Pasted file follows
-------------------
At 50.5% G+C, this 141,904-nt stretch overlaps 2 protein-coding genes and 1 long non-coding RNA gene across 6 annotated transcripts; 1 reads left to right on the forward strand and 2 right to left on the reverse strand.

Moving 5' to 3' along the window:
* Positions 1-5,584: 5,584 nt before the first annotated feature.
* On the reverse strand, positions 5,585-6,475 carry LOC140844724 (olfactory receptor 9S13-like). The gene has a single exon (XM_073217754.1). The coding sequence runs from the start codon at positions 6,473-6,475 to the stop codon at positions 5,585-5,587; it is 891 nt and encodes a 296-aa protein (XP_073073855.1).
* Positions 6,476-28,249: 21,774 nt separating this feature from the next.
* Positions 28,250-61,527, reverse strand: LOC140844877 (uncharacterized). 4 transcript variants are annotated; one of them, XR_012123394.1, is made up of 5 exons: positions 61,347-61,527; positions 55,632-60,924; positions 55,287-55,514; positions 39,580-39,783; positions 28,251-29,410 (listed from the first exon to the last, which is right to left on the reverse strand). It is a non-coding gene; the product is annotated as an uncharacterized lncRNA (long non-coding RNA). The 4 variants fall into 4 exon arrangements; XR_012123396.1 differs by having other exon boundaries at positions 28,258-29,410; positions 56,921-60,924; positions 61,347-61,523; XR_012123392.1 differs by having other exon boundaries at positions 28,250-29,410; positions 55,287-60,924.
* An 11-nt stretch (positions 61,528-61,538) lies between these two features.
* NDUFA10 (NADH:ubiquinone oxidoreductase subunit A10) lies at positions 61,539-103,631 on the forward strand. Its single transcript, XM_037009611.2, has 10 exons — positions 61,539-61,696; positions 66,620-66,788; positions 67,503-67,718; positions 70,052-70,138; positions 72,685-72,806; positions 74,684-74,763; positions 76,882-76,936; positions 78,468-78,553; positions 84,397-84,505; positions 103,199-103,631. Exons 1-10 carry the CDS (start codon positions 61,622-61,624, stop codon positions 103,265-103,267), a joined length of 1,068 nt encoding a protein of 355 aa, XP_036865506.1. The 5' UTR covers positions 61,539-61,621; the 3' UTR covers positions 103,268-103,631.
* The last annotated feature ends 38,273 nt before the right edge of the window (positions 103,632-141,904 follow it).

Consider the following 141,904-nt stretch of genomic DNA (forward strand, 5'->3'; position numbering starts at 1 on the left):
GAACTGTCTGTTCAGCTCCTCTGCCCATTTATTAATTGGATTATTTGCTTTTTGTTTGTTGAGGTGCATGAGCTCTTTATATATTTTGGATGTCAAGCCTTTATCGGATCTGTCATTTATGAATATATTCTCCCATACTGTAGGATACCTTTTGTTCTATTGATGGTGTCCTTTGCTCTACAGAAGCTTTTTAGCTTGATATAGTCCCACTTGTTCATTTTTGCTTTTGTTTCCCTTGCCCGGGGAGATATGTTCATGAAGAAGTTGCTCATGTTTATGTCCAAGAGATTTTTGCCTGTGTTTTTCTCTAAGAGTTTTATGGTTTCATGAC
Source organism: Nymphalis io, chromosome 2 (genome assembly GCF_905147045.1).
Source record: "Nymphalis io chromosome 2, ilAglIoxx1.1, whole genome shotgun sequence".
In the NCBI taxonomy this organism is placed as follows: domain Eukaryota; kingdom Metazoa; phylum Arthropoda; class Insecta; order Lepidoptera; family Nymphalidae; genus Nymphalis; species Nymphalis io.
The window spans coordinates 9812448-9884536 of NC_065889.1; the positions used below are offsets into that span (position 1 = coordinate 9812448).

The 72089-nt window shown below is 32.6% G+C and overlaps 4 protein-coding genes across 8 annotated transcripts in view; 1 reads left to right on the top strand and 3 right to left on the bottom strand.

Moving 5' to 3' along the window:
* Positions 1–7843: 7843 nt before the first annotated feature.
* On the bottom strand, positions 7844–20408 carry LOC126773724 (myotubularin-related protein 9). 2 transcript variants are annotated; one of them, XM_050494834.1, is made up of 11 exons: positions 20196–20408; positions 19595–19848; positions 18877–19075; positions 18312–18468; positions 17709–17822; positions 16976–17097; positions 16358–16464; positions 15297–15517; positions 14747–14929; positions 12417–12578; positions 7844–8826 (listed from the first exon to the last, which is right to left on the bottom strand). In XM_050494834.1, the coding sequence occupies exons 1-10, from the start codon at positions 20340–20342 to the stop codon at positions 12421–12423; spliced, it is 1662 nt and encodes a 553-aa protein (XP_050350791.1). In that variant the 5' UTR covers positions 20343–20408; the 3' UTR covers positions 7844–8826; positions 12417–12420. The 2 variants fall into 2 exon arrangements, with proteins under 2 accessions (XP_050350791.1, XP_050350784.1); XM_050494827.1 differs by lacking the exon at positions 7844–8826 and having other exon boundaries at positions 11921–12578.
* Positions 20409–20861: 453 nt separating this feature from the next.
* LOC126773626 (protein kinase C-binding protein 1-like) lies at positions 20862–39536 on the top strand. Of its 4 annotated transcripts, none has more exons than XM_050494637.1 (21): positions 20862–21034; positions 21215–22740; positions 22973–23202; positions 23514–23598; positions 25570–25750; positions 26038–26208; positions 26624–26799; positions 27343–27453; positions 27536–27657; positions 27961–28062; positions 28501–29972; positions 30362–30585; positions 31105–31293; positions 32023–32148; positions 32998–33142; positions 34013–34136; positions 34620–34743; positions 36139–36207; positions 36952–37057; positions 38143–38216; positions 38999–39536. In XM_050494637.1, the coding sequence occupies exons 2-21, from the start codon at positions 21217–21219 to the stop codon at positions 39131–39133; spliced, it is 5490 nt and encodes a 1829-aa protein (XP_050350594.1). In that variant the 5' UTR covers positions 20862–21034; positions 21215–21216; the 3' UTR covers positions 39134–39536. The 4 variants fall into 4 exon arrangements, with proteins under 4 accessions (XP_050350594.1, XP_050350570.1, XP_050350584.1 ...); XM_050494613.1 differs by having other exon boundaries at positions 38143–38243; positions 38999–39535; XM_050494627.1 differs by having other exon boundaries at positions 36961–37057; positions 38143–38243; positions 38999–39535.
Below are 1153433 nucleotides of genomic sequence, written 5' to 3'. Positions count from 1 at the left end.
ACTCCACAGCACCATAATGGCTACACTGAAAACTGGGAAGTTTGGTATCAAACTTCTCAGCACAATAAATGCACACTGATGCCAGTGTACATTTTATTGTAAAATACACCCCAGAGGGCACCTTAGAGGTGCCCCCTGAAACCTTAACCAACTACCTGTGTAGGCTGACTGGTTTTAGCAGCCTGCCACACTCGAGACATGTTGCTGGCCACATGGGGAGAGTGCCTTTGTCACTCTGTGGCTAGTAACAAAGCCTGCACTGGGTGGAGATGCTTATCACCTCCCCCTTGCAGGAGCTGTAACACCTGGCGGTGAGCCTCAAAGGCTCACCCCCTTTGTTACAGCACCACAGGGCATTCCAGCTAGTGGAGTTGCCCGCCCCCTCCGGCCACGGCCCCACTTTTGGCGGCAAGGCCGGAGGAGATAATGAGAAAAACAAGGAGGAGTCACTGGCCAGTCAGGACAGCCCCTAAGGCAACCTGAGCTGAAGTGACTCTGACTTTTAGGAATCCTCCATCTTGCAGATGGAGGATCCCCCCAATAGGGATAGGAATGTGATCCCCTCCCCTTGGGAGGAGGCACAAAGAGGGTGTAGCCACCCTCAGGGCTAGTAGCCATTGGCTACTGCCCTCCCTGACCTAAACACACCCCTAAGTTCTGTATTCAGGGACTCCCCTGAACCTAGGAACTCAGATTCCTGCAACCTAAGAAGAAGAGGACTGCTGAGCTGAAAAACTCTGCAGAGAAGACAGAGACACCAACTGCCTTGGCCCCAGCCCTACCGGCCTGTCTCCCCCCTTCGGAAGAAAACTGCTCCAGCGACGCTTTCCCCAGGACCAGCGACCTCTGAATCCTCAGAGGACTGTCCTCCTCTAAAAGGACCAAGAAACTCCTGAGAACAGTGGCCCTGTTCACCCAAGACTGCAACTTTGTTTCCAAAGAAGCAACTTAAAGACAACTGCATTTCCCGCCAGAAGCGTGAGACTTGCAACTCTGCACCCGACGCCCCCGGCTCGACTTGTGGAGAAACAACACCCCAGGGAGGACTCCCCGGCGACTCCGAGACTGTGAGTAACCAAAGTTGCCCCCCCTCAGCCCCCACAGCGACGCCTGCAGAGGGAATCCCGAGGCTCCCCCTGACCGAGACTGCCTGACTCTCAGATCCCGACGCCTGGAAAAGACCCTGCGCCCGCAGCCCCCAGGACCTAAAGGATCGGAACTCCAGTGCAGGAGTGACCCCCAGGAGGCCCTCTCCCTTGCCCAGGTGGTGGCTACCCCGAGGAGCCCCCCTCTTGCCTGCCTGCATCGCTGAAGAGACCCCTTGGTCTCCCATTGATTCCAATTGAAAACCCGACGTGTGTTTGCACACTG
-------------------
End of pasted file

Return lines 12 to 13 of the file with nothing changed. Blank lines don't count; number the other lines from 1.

Source organism: Nymphalis io, chromosome 2 (genome assembly GCF_905147045.1).
Source record: "Nymphalis io chromosome 2, ilAglIoxx1.1, whole genome shotgun sequence".